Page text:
Over the past decade, Ralph Denk’s team has grown from a Continental outfit to one of the strongest in the WorldTour. The signing of Peter Sagan in 2017 marked the team’s arrival in the big time and Bora-Hansgrohe’s young German talent – most notably Emanuel Buchmann and Pascal Ackermann – have since stepped up several levels.
Manager: Ralph Denk
Squad size: 28
Average age: 28.9
How did they fare in 2019?
WorldTour ranking: 2
Along with Deceuninck-QuickStep and Jumbo-Visma, Bora-Hansgrohe were the outstanding collective in 2019, with 12 different riders notching up wins on a multitude of terrains. The departing Sam Bennett weighed in with 13 wins – 11 at WorldTour level – while Ackermann landed two stage wins and the points jersey at the Giro d’Italia.
Sagan picked up a record 7th green jersey at the Tour de France, Max Schachmann took a stunning hat-trick of stages in the Tour of the Basque Country and Davide Formolo placed second at Liège-Bastogne-Liège. The stand-out performance, at least as far as the team’s sponsors are concerned, came at the Tour, where Buchmann marked himself out as the coming man of German cycling with 4th place overall, the country’s highest GC finish since Andreas Klöden made the podium in 2006.
Peter Sagan: A bout of illness led to a relatively subdued spring for Sagan in 2019, but he almost matter-of-factly won a seventh green jersey at the Tour in July. He will take heart, too, from the strength he showed in soloing to 5th at the Yorkshire Worlds. Van der Poel and Van Aert are emerging, but, at 30 years of age, Sagan is not ready to cede the stage to them just yet.
Emanuel Buchmann: After placing fourth in 2019, Buchmann will look to go at least one better on the Tour de France in 2020.
Pascal Ackermann: Buchmann’s GC ambitions in July mean that Ackermann’s Tour debut must wait another year. Sam Bennett’s departure places greater responsibility on his shoulders. He will combine the Giro and Vuelta in 2020.
Max Schachmann: The German champion enjoyed a remarkable spring, claiming five wins in March and April before placing fifth at both Amstel Gold Race and Flèche Wallonne, and third in Liège. Formolo’s departure ensures that he will be the outright leader in the Ardennes this time out.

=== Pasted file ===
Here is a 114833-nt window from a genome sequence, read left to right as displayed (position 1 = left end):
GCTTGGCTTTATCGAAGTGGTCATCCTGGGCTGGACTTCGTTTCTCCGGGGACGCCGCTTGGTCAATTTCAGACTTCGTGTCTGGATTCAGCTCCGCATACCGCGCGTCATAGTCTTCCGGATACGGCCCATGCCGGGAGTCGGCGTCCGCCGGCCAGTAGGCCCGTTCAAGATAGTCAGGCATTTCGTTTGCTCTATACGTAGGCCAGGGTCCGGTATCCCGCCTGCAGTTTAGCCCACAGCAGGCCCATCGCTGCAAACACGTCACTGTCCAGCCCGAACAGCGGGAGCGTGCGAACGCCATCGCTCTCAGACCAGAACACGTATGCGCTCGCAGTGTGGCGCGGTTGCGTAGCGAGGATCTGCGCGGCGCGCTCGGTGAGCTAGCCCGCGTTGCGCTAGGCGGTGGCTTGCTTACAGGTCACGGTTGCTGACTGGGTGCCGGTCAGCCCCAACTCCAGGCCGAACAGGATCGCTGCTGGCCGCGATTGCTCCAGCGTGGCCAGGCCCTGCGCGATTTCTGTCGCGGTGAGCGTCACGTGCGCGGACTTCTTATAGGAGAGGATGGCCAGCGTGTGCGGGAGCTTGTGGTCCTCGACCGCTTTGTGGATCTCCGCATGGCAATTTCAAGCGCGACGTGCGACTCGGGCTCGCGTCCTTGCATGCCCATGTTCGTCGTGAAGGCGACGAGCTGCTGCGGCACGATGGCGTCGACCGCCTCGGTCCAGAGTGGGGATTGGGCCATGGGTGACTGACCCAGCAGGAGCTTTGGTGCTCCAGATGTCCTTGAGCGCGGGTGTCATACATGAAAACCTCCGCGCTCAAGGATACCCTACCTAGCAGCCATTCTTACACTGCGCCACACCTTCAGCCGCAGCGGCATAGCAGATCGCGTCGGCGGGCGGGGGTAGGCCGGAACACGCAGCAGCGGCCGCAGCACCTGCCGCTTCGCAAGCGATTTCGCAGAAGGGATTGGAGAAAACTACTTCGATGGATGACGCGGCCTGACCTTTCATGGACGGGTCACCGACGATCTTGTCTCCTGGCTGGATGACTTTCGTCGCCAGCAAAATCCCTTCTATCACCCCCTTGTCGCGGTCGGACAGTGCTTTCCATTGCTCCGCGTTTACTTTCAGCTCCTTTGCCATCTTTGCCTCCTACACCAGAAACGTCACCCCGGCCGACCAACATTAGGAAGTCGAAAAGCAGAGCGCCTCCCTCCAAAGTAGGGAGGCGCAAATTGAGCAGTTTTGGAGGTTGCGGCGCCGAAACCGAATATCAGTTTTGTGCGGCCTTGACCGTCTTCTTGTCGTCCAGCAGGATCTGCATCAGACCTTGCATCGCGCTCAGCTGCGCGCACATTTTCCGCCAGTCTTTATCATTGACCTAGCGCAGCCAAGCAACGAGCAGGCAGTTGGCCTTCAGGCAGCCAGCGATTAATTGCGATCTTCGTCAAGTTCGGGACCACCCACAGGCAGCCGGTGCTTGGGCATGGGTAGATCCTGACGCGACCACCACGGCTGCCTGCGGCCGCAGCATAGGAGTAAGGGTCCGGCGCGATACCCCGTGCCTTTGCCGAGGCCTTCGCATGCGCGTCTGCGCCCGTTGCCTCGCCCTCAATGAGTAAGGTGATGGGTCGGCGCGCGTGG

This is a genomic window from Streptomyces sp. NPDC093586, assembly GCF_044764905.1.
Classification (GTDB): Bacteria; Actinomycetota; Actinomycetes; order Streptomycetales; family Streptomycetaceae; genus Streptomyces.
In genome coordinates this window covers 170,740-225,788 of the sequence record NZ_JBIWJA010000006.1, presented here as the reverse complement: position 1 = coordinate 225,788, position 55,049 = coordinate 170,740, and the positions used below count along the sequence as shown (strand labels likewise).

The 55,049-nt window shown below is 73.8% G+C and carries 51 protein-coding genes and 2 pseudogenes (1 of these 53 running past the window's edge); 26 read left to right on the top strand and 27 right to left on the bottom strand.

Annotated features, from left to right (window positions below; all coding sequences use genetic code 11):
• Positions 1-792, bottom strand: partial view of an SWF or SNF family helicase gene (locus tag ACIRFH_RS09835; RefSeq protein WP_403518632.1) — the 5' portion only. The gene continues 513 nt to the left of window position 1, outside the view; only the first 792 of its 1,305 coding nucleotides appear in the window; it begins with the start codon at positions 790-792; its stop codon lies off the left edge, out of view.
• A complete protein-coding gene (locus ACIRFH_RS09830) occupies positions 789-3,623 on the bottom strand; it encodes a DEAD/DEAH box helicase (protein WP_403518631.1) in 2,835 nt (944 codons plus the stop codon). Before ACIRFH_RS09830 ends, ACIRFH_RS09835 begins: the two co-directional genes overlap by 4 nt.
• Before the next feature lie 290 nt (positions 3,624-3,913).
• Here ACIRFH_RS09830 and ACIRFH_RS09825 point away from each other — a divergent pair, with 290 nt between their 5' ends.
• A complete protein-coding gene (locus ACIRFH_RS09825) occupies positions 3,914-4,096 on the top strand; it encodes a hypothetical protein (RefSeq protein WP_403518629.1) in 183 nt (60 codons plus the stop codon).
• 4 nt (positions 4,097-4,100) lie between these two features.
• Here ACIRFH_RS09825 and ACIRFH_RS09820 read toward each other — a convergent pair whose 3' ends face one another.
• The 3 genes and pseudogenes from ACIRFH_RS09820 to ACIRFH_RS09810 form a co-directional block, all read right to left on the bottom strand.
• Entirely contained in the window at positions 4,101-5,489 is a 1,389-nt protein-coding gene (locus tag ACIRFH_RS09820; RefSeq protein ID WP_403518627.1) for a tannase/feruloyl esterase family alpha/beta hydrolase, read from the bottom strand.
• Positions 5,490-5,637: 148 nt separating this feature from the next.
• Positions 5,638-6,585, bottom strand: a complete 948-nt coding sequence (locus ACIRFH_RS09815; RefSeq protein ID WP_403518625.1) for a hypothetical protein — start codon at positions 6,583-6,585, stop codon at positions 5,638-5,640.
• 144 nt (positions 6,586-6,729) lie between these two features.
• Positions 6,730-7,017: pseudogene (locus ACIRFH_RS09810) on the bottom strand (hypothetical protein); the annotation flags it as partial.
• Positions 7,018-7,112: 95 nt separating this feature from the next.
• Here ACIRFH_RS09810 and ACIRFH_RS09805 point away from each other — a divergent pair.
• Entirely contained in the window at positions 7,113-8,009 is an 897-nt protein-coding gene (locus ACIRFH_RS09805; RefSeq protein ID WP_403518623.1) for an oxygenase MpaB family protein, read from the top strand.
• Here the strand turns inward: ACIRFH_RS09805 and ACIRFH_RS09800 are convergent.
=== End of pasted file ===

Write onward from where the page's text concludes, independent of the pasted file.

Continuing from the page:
Diversification is the byword for Bora-Hansgrohe. When the squad jumped to WorldTour level in 2017, it was very reliant on Peter Sagan, both as a race winner and a standard bearer, as well as on Sam Bennett’s sprinting. In 2019, the victories came from all quarters and on all across the calendar. Manager Ralph Denk, whose stated ambition is for Bora-Hansgrohe to become the best team in the world, will expect more of the same in 2020.
Sagan won ‘only’ four races in 2019, but the Slovakian was still a remarkably consistent performer and he showed distinct signs of life in his final races of the season after an illness-hindered opening. He remains the team’s totem and he will, as ever, be in the mix in the Monuments. His Giro debut may also yield dividends.
Buchmann faces into something akin to the difficult second album after coming close to a podium finish on the Tour. Denk believes the 2020 parcours is perfectly tailored to his GC leader, who will have a team dedicated to him in July. Buchmann should also shine, of course, in week-long stage races through the campaign.
Indeed, Bora-Hansgrohe are not lacking in that department, with Schachmann – also a threat in the Ardennes Classics – and Rafał Majka capable of stepping up where needed. A trio of Austrian riders – Patrick Konrad, Gregor Mühlberger and Felix Großschartner – all caught the eye with remarkable displays in 2019 and will be worth watching again this year.